Do I need an Appellate Attorney? Part 1: Benefits and Downsides of Trial Counsel Handling the Appeal
1. You Know the Record Really Well—You Were There!
The first benefit of handling the appeal that you litigated below is that you are master of the record. You were there, after all. Several appellate judges have remarked that one nice thing about having trial counsel involved in the appeal is that they can always answer questions about what happened below, or otherwise answer questions about the facts. Familiarity with the record helps greatly when preparing an appeal.
2. May Be Easier to Identify Issues to Raise on Appeal
On a related note, because you were present at trial, you may know the issues that need to be raised in an appeal. Rather than reviewing the entire record cold, you have noted items to raise in the event of an appeal as the case progresses. These things are in the back of your mind and need only be retrieved and reviewed for an appeal. You may be able to easily and quickly identify issues to raise to the appellate court.
3. Demonstrate Emotion and Plead the Justice Issues Well
Another benefit of handling the appeal is that you are already invested in the case. For these reasons, you may have a more emotional connection with the client’s cause and be able to demonstrate that passion to the appellate court. While appellate courts certainly operate at a more intellectual level, justice and the implications for the parties involved are still considerations of any decision. Trial counsel can often plead these issues better than counsel coming on just for the appeal.
Potentially, one pro of having trial counsel handle the appeal is cost. Perhaps you are already providing a discount to the client for one reason or another. It may be cheaper to have the same attorney handling each stage of the litigation. (However, as indicated below, this is not always the case.)
While some attorneys may be able to simply pick up a copy of the Colorado Appellate Rules and determine what is required for an appeal, more often than not, lack of experience puts you at a disadvantage. Judges can usually tell a trial lawyer from a seasoned appellate practitioner—sometimes that is because the lawyer doesn’t know what he’s doing. And that lack of competence is reflected in the work product. While you may not have to get up to speed on the record, getting up to speed on appellate procedure can be challenging. Getting up to speed on the style and tone of appellate briefing is even more difficult, as it can take years to learn.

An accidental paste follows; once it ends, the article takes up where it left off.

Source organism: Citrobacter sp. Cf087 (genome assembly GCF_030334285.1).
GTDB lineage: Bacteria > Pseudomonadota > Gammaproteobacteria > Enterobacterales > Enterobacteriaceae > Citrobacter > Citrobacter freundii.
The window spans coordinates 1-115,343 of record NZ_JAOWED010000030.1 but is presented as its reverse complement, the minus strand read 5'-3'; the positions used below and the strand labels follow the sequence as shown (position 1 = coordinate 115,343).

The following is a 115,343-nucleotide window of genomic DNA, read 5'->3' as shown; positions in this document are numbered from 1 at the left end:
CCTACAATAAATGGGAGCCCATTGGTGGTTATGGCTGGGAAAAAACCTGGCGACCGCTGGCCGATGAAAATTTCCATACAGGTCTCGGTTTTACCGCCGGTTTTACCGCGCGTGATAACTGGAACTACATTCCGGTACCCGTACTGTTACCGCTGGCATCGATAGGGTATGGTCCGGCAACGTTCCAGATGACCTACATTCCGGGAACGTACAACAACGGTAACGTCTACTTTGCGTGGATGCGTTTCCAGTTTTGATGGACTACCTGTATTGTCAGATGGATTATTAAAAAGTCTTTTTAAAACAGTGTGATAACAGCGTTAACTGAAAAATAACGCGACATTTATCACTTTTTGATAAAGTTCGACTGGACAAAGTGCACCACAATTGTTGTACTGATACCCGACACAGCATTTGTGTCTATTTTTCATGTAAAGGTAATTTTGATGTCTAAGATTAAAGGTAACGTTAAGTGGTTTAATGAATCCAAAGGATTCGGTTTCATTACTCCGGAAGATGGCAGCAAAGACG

2. Too Much Emphasis on the Facts
Just as knowledge of the facts can be a benefit, it can be a detriment on appeal. Appellate judges often note that when trial counsel handles the appeal, the focus deviates back to factual issues, or can feel like a closing argument. Arguments that were effective in front of a jury or trial judge simply will not be as effective in front of an appellate court because of the nature of appellate review. For the vast majority of cases, the appellate court is going to focus on the important issues of law in the case, and won’t entertain arguments about the facts—is not even particularly interested in all the facts. At the appellate level, the record is set.
3. Acting Like a Trial Lawyer
This con comes up particularly during oral argument. If you have never argued before an appellate court, it may come as a shock how stoic, even cold, the process can be. Similar to the downside about too much emphasis on the facts, the style that appeals to a trial court or a jury is far different from the decorum expected from an appellate advocate. If you are unable to tone down your passion (no fist slams on the podium) or can’t answer the judge’s nuanced questions about the law, you may seem like you either don’t know what you are doing, or that you are trying to hide the fact that the law is not really in your favor.
While it may sometimes cost a client less to have trial counsel handle the appeal, in some instances, it may end up costing more. While you may have a keen awareness about what happened at trial, you may find it difficult to translate those facts into errors that can be reviewed on appeal. Because you may not think of the trial in terms of errors, it may take longer to formulate the issues for appeal. Similarly, appellate practice can be extremely complex. Failure to adhere to the appellate rules can result in increased costs when briefs are stricken or deadlines miscalculated. If you don’t regularly file appeals, careful review of the appellate rules is absolutely essential and will require a lot of time and money (some of which cannot be passed on to the client).
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Because of the generality of the information on this site, it may not apply to a given place, time, or set of facts. It is not intended to be legal advice, and should not be acted upon without specific legal advice based on particular situations